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Thread: Cross Platform Internationalization Concerns

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  1. #1
    Join Date
    Jan 2006
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    384

    Cross Platform Internationalization Concerns

    Hi,

    I am currently in the process of developing a software which is to be supported on both Windows (XP, Vista) and Unix (Solaris, Linux) for both the US and Japanese markets. The product is purely in C++.

    [1]
    What are the considerations while starting to develop cross platform internationalized software using C++ ?
    Note - I am concerned with cross platform considerations with respect to writing internationalized software on C++.

    [2]
    Does using the w* (wchar_t, wstring etc) family in your code automatically mean that you are targetting build on the UNICODE environment ?

  2. #2
    Join Date
    May 2008
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    96

    Re: Cross Platform Internationalization Concerns

    [1]
    You will need to become familiar with the C++ locale and facet objects.
    Googling "c++ internationalization" gets some good hits too.

    A book that might be worth your getting is Standard C++ IOStreams and Locales: Advanced Programmer's Guide and Reference by Angelika Langer and Klaus Kreft.

    [2]
    No. It is just a bunch of bits. What matters is how you use them. So if you use wchar_t to handle 16-bit unicode strings, then yes.
    http://www.cprogramming.com/tutorial/unicode.html
    http://www.microsoft.com/globaldev/g...g_unicode.mspx
    http://www.cl.cam.ac.uk/~mgk25/unicode.html

    It might also be worth a google of "c++" and "unicode" and "ucs".

    Hope this helps.

  3. #3
    Join Date
    Jan 2006
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    384

    Re: Cross Platform Internationalization Concerns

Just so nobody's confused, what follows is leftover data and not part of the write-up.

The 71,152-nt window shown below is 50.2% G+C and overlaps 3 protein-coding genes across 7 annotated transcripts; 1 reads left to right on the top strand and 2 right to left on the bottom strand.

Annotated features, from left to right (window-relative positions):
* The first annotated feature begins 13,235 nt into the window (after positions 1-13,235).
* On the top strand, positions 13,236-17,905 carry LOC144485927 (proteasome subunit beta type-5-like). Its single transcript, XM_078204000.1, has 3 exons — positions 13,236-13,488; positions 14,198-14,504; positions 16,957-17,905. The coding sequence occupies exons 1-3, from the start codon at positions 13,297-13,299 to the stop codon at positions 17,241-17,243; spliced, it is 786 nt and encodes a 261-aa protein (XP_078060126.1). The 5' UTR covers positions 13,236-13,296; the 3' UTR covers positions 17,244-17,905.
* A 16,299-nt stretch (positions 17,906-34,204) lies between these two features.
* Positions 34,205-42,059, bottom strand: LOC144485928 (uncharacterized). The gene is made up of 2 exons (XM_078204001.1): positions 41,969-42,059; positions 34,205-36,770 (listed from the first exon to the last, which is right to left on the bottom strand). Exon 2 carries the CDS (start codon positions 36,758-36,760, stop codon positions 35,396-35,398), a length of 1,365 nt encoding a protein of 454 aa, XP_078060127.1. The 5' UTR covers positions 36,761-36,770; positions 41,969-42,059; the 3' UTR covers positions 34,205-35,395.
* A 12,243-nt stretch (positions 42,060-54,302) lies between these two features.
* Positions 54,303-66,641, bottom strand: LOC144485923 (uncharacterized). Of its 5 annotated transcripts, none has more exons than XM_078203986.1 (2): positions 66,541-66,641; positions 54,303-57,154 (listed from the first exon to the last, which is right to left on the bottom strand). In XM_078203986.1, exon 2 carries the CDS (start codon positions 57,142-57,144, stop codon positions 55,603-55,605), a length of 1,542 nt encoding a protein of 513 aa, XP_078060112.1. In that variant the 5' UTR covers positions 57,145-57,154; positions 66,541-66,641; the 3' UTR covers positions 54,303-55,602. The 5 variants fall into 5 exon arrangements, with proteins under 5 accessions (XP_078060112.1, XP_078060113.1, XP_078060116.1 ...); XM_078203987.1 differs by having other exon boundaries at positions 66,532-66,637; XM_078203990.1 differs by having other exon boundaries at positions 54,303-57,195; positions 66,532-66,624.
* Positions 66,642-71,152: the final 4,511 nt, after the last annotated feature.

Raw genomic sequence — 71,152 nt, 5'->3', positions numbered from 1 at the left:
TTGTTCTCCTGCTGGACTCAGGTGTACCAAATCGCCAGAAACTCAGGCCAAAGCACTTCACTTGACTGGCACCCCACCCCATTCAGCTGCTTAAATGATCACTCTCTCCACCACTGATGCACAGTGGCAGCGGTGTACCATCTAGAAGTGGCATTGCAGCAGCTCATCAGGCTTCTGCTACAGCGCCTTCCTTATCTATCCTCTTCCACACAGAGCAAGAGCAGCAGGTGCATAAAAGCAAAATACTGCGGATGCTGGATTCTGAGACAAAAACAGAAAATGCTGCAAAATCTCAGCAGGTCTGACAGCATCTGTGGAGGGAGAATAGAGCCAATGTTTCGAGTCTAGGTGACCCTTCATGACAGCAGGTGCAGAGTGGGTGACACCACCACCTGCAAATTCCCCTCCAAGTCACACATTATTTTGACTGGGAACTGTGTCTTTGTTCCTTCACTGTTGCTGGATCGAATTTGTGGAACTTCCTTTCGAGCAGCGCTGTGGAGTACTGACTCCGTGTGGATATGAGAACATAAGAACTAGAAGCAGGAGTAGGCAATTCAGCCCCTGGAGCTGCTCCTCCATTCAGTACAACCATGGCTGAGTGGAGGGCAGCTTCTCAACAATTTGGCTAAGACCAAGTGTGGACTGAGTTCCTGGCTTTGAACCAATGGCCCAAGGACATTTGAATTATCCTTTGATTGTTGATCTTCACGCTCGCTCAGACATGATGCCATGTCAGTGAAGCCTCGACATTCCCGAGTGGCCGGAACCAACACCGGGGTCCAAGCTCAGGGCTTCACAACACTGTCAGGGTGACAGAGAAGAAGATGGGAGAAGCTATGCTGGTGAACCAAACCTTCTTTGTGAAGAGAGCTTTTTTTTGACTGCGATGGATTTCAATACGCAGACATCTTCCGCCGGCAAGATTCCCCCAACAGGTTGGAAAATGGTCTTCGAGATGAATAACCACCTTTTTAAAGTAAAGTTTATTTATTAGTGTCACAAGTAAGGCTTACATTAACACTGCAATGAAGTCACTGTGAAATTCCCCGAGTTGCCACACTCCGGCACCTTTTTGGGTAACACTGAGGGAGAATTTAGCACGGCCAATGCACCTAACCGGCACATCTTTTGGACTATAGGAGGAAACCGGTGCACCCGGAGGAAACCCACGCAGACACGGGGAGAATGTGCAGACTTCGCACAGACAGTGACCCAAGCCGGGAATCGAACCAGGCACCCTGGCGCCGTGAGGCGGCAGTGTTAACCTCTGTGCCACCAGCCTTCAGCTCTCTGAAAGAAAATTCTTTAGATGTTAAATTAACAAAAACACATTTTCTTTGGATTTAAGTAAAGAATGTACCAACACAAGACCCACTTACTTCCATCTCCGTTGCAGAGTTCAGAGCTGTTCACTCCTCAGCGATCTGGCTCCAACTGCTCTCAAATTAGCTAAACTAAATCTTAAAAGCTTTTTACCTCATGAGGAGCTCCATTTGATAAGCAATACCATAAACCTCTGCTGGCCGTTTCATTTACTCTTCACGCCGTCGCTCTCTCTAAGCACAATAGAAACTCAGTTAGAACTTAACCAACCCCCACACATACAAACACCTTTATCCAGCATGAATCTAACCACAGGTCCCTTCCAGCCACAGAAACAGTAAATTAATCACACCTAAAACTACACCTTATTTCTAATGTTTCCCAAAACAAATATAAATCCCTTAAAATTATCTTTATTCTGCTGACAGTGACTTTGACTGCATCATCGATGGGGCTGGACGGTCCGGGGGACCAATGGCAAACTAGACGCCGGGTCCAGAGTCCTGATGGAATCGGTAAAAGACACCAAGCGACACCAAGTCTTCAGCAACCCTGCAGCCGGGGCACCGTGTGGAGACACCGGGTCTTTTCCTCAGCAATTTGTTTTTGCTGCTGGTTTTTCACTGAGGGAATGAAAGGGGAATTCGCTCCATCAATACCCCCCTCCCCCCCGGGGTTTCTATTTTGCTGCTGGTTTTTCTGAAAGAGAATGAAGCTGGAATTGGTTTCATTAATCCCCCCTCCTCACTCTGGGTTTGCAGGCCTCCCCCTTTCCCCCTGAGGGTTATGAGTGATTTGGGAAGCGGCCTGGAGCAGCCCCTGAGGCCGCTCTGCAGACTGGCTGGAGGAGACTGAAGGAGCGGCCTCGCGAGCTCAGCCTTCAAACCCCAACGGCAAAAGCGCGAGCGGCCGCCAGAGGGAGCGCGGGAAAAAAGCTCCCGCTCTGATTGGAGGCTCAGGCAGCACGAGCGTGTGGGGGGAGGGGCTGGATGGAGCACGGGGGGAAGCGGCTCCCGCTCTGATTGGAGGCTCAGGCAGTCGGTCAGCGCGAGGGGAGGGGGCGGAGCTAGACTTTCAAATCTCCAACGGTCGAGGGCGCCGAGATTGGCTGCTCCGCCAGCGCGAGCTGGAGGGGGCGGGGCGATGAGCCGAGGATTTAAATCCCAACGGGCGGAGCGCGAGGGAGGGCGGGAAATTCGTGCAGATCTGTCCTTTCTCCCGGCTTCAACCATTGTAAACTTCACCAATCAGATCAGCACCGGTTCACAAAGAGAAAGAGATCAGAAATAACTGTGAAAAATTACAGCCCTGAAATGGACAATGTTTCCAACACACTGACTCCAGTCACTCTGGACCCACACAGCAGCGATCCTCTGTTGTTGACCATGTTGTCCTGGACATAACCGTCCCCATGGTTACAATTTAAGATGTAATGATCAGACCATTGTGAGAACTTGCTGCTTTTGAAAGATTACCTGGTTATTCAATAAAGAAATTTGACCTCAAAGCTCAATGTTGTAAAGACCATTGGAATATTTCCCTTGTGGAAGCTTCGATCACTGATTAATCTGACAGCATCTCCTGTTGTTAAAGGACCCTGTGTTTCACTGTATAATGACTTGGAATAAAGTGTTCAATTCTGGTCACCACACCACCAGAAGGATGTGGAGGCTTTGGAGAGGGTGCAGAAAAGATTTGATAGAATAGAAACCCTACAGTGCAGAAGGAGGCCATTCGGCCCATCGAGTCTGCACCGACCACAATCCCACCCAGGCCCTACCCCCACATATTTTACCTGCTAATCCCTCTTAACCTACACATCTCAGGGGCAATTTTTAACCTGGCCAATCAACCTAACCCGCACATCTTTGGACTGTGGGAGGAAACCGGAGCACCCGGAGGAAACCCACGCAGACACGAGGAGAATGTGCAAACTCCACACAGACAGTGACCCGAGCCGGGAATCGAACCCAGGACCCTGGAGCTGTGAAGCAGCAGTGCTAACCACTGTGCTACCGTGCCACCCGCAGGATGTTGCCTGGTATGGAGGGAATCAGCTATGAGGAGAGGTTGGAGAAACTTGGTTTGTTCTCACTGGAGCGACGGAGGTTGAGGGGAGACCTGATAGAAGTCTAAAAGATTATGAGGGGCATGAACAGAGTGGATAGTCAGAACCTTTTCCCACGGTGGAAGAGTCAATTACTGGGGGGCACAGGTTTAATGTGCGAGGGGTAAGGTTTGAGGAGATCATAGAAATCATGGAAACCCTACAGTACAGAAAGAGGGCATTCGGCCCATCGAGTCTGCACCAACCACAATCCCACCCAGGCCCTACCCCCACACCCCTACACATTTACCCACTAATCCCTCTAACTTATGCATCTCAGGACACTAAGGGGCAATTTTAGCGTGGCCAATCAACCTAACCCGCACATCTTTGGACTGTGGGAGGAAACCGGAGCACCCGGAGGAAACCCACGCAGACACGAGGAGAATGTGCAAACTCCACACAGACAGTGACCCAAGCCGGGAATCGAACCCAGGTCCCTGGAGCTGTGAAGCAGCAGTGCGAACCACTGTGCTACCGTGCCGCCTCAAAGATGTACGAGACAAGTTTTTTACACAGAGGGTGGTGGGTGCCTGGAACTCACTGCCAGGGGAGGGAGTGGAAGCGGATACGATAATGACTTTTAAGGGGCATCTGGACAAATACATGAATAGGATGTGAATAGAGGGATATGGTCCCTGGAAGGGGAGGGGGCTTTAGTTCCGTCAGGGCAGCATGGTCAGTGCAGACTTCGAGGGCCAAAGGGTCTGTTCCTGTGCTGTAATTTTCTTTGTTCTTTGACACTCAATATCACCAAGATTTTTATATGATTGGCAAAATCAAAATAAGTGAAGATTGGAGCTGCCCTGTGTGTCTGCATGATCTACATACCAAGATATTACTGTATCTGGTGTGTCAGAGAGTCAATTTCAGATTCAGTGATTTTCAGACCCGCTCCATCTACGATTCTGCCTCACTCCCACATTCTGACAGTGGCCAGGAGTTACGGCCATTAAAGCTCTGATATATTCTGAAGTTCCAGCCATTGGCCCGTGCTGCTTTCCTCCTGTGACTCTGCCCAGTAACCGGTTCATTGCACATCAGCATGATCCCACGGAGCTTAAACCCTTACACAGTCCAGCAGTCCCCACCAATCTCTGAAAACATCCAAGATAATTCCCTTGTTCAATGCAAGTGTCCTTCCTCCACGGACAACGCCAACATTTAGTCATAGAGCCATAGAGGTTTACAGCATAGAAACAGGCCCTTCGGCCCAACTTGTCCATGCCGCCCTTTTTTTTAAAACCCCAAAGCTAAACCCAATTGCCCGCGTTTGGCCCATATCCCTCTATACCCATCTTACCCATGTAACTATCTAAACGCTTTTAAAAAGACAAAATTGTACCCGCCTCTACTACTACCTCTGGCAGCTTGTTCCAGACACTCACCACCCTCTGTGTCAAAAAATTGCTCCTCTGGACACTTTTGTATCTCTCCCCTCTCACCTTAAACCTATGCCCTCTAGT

With regard to [2] - Does this mean that in Visual Studio for example, you have have MBCS are your compiler directive and still use wchar_t ?
    If this happens, what happens to originally single byte characters (ASCII range for example) which would have been 1 byte in MBCS ? Is this represented as 2 bytes in wchar ?

  4. #4
    Join Date
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    Re: Cross Platform Internationalization Concerns

    In short, do not use anything that the compiler gives you in terms of unicode support. This is mostly non-standard so not portable.

    Now, it depends on how much your software needs to "understand" international strings. If you just have to display a few messages, use wchar_t and convert it when you have to output something (most linux terminals use utf-8, so you can't output the wchar_t directly).

    If you have to know when a word ends and the next one starts, count characters, make uppercase or lowercase letters etc. then forget about a simple approach. Use something like ICU to handle all your strings. It's a very heavy library but totally worth it in the long run if you have to do non trivial stuff with Unicode strings.
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  5. #5
    Join Date
    Jan 2006
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    Re: Cross Platform Internationalization Concerns

    Thanks for the answers.
    I do have a case where I will need to read from a file containing Japanese strings (with separators like comma etc.). I would need to read these contents and create data entities in memory.
    This is the only case where I foresee parsing.
    Hence, do you still recommend using the wide char family on both Windows and Unix ?

    Do you need to have special considerations in choosing between UNICODE and MBCS considering that this application (currently targetting the 32-bit platform) will soon need to be ported to the 64 bit platform on both Windows and Unix.

  6. #6
    Join Date
    Jan 2006
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    384

    Re: Cross Platform Internationalization Concerns

    I am still undecided on which option to choose (MBCS or UNICODE) but for the reference of other readers - here's another viewpoint in simple words

    http://www.tech-archive.net/Archive/.../msg00160.html

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